While herd immunity was first described after disease epidemics, the idea today is usually of immunity provided through vaccination. Some people, because of allergies or immunosuppression, cannot be vaccinated, and must rely on herd immunity for protection; they are perhaps 5% of the population. While measles has a very effective vaccine, its highly contagious nature means that at least 90% to 95% of the susceptible population — mostly children — must be vaccinated for herd immunity to be effective. Covid-19 is less contagious; some vaccines are more effective than others, and it may be that a coverage of 65% of the population will be adequate. These calculations are again part of biostatistical mathematical modelling. Vaccination does not provide immediate immunity; this takes several weeks, and often a second or booster injection is given. It’s not yet clear whether Covid-19 vaccination will be required annually.
The desired effect of mitigation is clear from this illustration from Wikipedia:
And the effect of inadequate mitigation, a second wave which swamps healthcare resources, is also very clear:
At present, in parts of England and N Ireland where the numbers of patients threaten to overwhelm the system, advanced triage may be introduced. Normally, the most severely ill are identified and managed first. If there are too many such patients so that they cannot all be treated, attention turns to doing the greatest good for the greatest number. In these circumstances, severely ill patients who could have survived had they presented in less stressed periods are likely to die. This is a most difficult and distressing time for health care workers, for patients and their relatives.
Lockdowns and isolation are not consequence-free strategies. Apart from personal financial stress, they are associated with significant deleterious effects on mental and physical health. Health care workers, in addition to the physical risk of infection with Covid-19, also suffer from excessive and difficult workloads, with increasing numbers having stress-related mental health problems.
Evolution was described, not entirely correctly, as “the survival of the fittest”; it’s unsurprising that variants of the virus have emerged; the “UK variant” seems to have a higher R₀ number than the original.
The sudden appearance of Covid-19 as a previously unknown threat has generated a plethora of Conspiracy Theories (CTs), fake news, alternative facts, and misrepresentations; and straightforward denial. Wikipedia is an on-line encyclopaedia largely written by volunteers. At times, the information hasn’t always been very reliable. The WHO joined with Wikipedia in November 2020 in a joint effort to provide reliable information and statistics in an attempt to counteract CTs and other misinformation. Facebook, Twitter, and Google are also working with the WHO.
Wikipedia has a page devoted to a list of Covid-19 misinformation; this is arranged by category; it has over 400 references. The article also describes efforts taken to counter misinformation.
Some of the CTs have been recycled; thus, while 5G networks are alleged as a cause of Covid-19, 4G networks were previously alleged to cause or transmit swine flu, and 3G networks did the same for the original SARS. This would be comical, but for the effect: at least 20 5G masts in the UK have been attacked, and others in Ireland and elsewhere. Unsurprisingly, there are multiple anti-Semitic CTs.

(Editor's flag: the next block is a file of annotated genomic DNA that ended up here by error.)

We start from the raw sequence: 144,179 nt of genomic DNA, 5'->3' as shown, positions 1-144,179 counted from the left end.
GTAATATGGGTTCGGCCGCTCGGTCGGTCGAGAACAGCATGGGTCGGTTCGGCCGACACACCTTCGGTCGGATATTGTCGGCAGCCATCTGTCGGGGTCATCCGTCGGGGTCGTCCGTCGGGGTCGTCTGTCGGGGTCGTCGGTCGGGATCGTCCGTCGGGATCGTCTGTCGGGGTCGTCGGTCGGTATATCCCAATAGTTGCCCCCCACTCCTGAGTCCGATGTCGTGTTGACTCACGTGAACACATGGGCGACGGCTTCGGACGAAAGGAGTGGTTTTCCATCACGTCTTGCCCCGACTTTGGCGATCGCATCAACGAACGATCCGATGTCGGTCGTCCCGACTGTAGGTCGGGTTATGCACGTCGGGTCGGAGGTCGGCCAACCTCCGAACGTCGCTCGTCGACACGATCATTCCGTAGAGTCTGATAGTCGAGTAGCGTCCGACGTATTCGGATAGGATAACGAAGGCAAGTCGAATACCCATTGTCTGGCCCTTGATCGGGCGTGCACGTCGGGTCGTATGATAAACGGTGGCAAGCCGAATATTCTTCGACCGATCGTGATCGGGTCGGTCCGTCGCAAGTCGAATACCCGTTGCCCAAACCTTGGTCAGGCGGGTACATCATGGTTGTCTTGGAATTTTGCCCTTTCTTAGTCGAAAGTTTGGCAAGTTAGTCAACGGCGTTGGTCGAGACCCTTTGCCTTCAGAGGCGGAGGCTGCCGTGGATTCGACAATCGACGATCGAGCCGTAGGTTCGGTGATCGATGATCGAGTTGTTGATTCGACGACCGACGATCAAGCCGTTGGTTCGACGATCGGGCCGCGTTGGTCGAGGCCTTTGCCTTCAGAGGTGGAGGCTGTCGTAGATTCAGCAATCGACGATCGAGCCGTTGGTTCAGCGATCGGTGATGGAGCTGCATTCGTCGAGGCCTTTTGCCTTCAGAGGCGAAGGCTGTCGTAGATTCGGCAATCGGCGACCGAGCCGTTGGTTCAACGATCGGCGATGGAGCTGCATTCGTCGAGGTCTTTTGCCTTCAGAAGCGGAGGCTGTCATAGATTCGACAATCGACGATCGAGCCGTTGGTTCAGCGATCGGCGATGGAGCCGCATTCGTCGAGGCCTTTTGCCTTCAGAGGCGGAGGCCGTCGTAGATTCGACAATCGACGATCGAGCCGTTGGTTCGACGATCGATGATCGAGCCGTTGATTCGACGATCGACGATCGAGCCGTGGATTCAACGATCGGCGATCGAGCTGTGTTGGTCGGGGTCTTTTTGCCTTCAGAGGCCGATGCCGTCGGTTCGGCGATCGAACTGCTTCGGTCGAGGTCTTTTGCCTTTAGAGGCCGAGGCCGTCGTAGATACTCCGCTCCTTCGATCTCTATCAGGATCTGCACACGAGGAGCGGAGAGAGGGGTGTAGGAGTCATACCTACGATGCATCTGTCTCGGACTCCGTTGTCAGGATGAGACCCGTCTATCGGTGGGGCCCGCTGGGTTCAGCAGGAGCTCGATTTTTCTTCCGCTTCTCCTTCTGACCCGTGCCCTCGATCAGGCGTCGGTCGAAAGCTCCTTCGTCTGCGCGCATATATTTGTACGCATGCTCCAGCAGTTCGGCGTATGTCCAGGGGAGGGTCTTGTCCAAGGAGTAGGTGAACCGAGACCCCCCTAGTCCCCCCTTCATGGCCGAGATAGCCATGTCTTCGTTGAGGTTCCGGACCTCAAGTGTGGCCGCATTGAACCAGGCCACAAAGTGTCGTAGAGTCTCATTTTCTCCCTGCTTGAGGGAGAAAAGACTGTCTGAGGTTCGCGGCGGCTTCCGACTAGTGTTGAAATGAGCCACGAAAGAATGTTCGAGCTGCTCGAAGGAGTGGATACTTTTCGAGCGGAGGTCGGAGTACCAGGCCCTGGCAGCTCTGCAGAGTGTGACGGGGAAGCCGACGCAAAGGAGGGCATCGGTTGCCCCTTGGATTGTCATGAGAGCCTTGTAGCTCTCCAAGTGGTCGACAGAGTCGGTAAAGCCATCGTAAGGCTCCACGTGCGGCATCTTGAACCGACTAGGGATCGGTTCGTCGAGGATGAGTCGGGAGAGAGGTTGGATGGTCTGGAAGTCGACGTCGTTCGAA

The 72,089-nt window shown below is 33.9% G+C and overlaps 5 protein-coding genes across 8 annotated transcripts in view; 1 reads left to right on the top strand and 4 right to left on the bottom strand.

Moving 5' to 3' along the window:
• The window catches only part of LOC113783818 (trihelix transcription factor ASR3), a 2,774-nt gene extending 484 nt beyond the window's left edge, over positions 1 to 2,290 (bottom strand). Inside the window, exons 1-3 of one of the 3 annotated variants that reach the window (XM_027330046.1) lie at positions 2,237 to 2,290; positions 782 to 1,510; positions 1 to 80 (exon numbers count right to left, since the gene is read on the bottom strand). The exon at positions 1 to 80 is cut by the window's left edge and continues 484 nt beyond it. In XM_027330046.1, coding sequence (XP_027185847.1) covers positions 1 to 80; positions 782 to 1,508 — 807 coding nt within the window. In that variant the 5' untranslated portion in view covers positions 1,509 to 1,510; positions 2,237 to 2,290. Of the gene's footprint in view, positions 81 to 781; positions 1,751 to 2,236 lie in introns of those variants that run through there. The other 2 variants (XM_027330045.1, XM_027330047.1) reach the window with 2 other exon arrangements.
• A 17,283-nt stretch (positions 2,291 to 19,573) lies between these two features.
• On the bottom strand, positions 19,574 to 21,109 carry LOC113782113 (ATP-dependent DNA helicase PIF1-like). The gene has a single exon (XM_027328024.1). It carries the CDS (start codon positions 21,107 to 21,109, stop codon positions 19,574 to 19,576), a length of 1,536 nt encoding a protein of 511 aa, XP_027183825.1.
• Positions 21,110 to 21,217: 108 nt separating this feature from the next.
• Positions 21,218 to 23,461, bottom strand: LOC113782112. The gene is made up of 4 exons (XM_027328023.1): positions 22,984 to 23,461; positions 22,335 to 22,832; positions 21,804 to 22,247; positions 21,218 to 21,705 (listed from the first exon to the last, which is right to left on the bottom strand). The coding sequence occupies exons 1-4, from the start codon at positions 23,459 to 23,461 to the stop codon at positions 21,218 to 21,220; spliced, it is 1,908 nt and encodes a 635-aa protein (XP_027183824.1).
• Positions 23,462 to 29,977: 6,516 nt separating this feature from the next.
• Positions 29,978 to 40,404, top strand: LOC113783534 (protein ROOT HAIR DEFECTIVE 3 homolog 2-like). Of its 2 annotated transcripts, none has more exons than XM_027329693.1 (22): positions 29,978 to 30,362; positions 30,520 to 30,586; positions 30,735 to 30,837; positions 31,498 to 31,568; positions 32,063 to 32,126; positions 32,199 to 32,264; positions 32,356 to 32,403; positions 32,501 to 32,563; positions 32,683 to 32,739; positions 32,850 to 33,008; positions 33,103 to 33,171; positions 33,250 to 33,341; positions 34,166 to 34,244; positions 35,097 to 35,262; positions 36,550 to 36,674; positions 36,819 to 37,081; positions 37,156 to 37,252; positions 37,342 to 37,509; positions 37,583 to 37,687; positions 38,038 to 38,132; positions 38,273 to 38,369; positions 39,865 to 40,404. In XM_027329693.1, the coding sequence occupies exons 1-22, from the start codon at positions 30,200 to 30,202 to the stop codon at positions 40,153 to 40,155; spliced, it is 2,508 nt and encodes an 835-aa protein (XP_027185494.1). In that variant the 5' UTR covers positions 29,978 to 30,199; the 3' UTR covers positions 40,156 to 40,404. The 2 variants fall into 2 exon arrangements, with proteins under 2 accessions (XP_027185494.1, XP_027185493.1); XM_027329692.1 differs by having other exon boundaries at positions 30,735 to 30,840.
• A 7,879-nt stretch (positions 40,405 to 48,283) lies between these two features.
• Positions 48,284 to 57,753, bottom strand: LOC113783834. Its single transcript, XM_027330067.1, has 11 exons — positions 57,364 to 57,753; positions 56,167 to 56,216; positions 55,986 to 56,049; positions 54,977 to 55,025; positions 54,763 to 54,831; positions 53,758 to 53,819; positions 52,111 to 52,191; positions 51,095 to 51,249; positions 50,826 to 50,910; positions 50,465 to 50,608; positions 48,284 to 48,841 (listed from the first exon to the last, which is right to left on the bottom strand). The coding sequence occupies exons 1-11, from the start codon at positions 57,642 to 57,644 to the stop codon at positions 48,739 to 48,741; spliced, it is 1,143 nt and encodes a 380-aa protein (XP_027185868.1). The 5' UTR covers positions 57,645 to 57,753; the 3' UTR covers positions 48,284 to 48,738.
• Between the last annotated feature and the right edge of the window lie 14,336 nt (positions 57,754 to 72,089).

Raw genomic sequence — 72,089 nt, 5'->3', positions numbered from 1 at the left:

It’s also alleged that the vaccine will be used (by Bill Gates) as a way to implant microchips in people. Such microchips measure 2mm in diameter, and are about 10mm long; they are implanted subcutaneously after anaesthetising the skin. Vaccines use needles which are much too fine for this; but, such is the “logic” of Conspiracy Theories, that this only “proves” just how clever “they” are.
Other CTs include quack remedies, herbal treatments, chloroquine, and spiritualism. These are non-effective and in themselves can be dangerous or fatal. Amazon has removed over a million such products. Wikipedia has a listing of unproven methods.
A read through, or even a skim of the misinformation Wikipedia page is recommended to get an idea of just how much dangerous nonsense about Covid-19 has been pedalled to the unsuspecting, the unwary, the time-poor, and to those who are concerned, uncertain, fearful, and seeking information.
Denial of the seriousness of Covid is a serious and dangerous problem. It’s an extreme version of the political economy versus life tension, and is propagated by right-wing free-marketeers.
Comparisons of the lethality of Covid-19 with the Spanish Flu pandemic are not helpful. None of the medical armamentarium available today, including ICUs, existed a century ago.
Conspiracy Theories around vaccines and “anti-vaxx” supporters have been another “growth area”. These are mostly based on historical themes; that vaccination is unnatural and that natural infection gives a superior immune response; individual liberties and rights and the role of the state; the introduction of foreign matter into people. Such “foreign matter” now includes adjuvants and preservatives; there is no scientific evidence that they do harm. Some vaccines use a viral vector as a genetic container; such vectors include viruses that cause colds in chimpanzees. They cannot turn us into chimps. One of the Covid-19 vaccines uses cells during production which are derived from an aborted human foetus. The Catholic Church is quite clear that it is not sinful for a communicant to receive such a vaccine.